Three years ago, the nation’s top utility executives gathered at a Colorado resort to hear warnings about a grave new threat to operators of America’s electric grid: not superstorms or cyberattacks, but rooftop solar panels.
A plan to power Europe from Saharan solar plants seems to have stalled, but several large North African solar projects are still going ahead despite local concerns. Hamza Hamouchene asks: where did the Desertec project go wrong, and can desert solar power yet play a role in a democratic and sustainable future?
If you use social media, you may well have seen a graphic going around, showing a tiny square in the Sahara desert with the caption: ‘This much solar power in the Sahara would provide enough energy for the whole world!’
An energy revolution is breaking out in California and a few other states, one that could radically increase the amount of renewable energy available to citizens and end the tyranny of foot-dragging utilities. Outside of the rapidly falling costs of solar power, it’s just about my main source of domestic optimism these days.
During its first days in office, Syriza has taken actions that suggest it is willing to confront the EU’s neoliberal approach to energy and to embark on a new course. New Prime Minister Alexis Tsipras has also stated his government will restore collective bargaining agreements and stop 300,000 planned layoffs.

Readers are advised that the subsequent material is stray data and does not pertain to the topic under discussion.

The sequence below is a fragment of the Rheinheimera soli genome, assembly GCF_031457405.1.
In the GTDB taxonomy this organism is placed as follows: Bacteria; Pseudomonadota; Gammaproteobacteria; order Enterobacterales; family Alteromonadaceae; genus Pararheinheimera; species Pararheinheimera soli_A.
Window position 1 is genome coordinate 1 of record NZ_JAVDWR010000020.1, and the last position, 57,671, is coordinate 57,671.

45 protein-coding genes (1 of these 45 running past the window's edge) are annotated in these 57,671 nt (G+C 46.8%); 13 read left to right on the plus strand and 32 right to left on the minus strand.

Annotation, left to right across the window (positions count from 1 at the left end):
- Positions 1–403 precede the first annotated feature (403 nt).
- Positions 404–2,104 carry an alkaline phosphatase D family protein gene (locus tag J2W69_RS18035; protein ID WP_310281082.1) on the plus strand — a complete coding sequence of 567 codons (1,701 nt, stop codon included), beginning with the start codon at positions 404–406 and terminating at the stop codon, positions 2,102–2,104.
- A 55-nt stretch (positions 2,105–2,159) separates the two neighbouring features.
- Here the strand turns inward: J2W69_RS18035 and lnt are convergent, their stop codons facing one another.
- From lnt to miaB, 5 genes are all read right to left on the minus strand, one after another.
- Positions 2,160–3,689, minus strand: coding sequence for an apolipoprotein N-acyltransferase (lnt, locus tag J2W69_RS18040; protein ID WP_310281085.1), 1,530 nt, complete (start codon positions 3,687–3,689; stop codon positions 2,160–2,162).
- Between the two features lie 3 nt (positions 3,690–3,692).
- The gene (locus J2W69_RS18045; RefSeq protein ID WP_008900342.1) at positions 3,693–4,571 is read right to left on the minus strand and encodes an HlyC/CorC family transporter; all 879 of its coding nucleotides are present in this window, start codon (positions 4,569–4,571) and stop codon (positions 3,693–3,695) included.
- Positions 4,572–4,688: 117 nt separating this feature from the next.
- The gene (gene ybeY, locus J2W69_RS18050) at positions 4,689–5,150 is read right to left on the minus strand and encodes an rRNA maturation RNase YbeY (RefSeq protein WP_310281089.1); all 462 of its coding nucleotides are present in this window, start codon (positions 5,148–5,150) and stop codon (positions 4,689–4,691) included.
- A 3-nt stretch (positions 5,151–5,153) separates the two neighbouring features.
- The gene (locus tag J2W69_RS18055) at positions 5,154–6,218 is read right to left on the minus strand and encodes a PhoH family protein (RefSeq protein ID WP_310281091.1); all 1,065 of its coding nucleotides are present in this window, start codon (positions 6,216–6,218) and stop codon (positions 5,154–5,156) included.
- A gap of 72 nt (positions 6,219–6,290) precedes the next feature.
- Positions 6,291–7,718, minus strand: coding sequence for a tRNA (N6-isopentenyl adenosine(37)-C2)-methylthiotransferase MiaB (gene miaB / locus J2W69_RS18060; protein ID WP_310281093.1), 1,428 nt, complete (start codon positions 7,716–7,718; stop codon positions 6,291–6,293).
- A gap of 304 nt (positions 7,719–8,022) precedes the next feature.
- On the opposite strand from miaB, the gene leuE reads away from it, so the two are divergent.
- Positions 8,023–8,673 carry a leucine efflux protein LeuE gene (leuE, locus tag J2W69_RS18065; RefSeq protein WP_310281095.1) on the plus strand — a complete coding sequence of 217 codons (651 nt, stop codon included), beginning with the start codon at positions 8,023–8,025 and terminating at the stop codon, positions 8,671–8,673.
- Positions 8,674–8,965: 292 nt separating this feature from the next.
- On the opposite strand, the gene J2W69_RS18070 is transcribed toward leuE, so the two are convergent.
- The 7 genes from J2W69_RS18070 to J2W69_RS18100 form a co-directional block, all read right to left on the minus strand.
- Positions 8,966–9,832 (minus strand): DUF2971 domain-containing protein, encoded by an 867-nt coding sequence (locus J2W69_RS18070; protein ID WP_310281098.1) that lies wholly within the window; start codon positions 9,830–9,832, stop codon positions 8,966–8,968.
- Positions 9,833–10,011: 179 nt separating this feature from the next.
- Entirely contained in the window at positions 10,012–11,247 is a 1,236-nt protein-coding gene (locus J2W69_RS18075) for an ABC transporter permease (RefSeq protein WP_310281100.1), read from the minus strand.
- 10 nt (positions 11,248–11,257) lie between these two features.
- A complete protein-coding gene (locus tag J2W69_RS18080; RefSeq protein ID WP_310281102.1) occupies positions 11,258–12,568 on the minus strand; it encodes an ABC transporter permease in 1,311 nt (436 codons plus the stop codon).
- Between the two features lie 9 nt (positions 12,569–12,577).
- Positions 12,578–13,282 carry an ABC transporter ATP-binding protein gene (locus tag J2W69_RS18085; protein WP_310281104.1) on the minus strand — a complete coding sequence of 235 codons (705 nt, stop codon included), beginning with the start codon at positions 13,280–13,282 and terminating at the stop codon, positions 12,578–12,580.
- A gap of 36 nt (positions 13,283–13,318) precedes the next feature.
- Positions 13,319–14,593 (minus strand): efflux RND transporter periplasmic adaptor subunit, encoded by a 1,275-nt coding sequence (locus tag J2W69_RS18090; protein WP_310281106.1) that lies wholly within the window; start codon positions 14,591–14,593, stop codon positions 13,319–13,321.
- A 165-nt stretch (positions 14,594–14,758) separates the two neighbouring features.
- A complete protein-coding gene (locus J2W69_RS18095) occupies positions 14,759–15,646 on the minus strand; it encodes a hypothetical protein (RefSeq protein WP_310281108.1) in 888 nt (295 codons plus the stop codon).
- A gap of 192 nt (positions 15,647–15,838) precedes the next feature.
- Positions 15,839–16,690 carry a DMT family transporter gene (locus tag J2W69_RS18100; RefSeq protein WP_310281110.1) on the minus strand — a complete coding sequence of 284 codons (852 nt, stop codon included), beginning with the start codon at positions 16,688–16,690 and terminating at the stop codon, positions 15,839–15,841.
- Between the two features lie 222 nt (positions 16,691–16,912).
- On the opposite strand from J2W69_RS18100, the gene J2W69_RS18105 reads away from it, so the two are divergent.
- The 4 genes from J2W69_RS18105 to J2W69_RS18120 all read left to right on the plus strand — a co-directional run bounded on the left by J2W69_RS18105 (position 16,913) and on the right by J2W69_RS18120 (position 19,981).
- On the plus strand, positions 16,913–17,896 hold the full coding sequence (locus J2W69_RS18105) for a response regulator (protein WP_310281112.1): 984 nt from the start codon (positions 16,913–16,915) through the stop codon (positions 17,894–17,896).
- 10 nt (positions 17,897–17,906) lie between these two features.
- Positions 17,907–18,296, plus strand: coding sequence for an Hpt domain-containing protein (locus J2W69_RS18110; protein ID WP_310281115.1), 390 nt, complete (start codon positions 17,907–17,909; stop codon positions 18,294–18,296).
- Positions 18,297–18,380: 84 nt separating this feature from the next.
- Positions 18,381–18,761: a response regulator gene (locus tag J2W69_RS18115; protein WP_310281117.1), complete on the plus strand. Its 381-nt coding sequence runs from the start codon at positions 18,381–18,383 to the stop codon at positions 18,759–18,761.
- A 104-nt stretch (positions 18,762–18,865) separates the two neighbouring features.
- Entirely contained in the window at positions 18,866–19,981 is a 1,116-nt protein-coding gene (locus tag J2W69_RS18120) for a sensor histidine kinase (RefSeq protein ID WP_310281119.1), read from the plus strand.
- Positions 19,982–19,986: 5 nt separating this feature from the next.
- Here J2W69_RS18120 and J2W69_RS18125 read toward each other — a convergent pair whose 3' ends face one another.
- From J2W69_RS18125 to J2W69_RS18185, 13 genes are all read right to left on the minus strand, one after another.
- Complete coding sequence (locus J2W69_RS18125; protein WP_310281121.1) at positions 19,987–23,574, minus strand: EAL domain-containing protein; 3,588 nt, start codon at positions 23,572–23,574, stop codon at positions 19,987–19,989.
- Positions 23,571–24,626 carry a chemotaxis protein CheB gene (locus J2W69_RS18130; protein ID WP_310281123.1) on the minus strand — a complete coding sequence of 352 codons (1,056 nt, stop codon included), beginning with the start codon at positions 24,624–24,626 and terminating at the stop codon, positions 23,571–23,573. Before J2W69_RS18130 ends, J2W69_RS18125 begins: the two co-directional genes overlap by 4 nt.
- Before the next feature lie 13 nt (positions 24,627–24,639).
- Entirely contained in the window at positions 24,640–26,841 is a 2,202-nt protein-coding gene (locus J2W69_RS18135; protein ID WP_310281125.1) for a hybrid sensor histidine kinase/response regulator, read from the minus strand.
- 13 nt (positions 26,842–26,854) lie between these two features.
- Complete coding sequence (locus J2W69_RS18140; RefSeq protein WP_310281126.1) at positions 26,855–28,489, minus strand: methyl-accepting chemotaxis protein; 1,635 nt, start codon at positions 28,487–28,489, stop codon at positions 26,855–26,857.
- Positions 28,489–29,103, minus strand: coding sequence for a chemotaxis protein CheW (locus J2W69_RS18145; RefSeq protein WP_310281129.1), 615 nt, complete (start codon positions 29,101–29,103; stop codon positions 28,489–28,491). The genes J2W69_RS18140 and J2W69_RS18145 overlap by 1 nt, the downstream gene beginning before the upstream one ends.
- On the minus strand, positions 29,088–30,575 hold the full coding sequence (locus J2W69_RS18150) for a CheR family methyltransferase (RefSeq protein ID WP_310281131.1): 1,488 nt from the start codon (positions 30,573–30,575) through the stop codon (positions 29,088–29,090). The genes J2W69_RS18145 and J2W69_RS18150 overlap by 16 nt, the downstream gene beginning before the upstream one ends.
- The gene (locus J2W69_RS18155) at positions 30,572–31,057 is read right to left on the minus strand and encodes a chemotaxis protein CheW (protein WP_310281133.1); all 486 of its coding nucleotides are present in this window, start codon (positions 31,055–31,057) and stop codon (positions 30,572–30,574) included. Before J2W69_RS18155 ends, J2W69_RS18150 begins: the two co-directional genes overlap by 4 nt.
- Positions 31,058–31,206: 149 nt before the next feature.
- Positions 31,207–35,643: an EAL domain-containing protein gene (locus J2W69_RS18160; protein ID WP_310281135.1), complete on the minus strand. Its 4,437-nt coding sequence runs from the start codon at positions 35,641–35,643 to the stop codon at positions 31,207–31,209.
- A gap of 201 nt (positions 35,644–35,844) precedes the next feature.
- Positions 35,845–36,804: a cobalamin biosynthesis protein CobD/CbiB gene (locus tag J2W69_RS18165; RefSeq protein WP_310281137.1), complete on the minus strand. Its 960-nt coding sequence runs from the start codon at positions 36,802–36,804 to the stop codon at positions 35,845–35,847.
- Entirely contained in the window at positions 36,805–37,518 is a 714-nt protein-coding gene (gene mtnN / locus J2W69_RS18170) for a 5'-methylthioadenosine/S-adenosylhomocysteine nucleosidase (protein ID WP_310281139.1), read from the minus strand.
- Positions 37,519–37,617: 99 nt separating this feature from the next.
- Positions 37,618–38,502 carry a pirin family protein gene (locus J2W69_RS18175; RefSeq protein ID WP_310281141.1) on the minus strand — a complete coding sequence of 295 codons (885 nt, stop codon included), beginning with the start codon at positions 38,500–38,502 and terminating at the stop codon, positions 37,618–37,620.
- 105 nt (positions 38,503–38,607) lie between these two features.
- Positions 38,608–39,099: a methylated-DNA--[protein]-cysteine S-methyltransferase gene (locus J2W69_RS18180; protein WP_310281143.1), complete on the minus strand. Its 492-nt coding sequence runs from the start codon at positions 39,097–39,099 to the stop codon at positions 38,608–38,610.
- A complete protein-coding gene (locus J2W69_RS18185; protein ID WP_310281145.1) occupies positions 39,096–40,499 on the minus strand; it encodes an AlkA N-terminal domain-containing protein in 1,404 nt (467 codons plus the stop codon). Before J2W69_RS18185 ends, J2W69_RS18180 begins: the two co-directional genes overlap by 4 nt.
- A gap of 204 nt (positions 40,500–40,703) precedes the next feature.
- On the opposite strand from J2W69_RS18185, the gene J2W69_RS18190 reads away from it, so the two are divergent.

Washington, DC – In a bold moment of non-violent coordinated efforts, 16 members of the climate, energy, environmental, social, and ecological justice community coalition Beyond Extreme Energy (BXE) successfully disrupted the monthly “business-as-usual” Commissioner’s Meeting at the Federal Energy Regulatory Commission (FERC).
A drastic fall in oil prices is having far-reaching consequences, reports Eric Ruder. AT BELOW $50 a barrel on January 7, the price of benchmark crude oil was well under half its high of $107.68 less than seven months before. The price plunge has been so rapid that even Wall Street's seasoned traders are alternately downing shots of whiskey and Pepto-Bismol--and that's before noon.
No matter what metric we use, the price of adapting to climate change and mitigating against it runs high. However, the cost of doing little to nothing runs even steeper and, unlike the apathetic approach, taking action comes with some significant economic benefits.
In order to build an adequate low-carbon 21st century energy system that scientists have said is necessary to stave off the worst impacts of climate change, a new report argues that the world must look beyond large-scale, centralized renewable projects—such as industrial solar and wind farms—and take up efforts to build more democratically-controlled and decentralized power grids.
Albert Einstein is rumored to have said that one cannot solve a problem with the same thinking that led to it. Yet this is precisely what we are now trying to do with climate change policy.
The Obama administration, the Environmental Protection Agency, many environmental groups, and the oil and gas industry all tell us that the way to solve the problem created by fossil fuels is with more fossils fuels. We can do this, they claim, by using more natural gas, which is touted as a “clean” fuel— even a “green” fuel.